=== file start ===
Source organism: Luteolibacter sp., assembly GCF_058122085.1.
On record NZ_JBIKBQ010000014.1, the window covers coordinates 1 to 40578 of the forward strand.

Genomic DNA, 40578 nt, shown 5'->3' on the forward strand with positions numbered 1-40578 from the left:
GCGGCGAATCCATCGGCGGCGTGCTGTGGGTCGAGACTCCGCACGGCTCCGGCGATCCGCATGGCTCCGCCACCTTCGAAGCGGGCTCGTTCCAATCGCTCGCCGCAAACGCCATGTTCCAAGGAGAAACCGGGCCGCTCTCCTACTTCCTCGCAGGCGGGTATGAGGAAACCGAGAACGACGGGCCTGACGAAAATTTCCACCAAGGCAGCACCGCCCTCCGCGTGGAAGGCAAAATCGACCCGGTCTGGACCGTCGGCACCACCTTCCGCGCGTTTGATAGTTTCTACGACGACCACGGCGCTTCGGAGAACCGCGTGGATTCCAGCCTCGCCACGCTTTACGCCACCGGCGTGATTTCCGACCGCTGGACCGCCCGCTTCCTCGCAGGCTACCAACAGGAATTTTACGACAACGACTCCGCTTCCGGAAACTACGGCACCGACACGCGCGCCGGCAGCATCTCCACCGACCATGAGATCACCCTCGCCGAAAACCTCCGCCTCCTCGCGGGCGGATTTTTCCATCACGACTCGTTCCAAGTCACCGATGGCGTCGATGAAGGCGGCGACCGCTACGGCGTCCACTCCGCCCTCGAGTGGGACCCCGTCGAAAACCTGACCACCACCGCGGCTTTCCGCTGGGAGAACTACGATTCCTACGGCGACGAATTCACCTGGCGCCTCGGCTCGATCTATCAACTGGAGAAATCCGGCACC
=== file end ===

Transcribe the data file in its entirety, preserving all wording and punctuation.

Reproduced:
Source organism: Luteolibacter sp., assembly GCF_058122085.1.
On record NZ_JBIKBQ010000014.1, the window covers coordinates 1 to 40578 of the forward strand.

Genomic DNA, 40578 nt, shown 5'->3' on the forward strand with positions numbered 1-40578 from the left:
GCGGCGAATCCATCGGCGGCGTGCTGTGGGTCGAGACTCCGCACGGCTCCGGCGATCCGCATGGCTCCGCCACCTTCGAAGCGGGCTCGTTCCAATCGCTCGCCGCAAACGCCATGTTCCAAGGAGAAACCGGGCCGCTCTCCTACTTCCTCGCAGGCGGGTATGAGGAAACCGAGAACGACGGGCCTGACGAAAATTTCCACCAAGGCAGCACCGCCCTCCGCGTGGAAGGCAAAATCGACCCGGTCTGGACCGTCGGCACCACCTTCCGCGCGTTTGATAGTTTCTACGACGACCACGGCGCTTCGGAGAACCGCGTGGATTCCAGCCTCGCCACGCTTTACGCCACCGGCGTGATTTCCGACCGCTGGACCGCCCGCTTCCTCGCAGGCTACCAACAGGAATTTTACGACAACGACTCCGCTTCCGGAAACTACGGCACCGACACGCGCGCCGGCAGCATCTCCACCGACCATGAGATCACCCTCGCCGAAAACCTCCGCCTCCTCGCGGGCGGATTTTTCCATCACGACTCGTTCCAAGTCACCGATGGCGTCGATGAAGGCGGCGACCGCTACGGCGTCCACTCCGCCCTCGAGTGGGACCCCGTCGAAAACCTGACCACCACCGCGGCTTTCCGCTGGGAGAACTACGATTCCTACGGCGACGAATTCACCTGGCGCCTCGGCTCGATCTATCAACTGGAGAAATCCGGCACC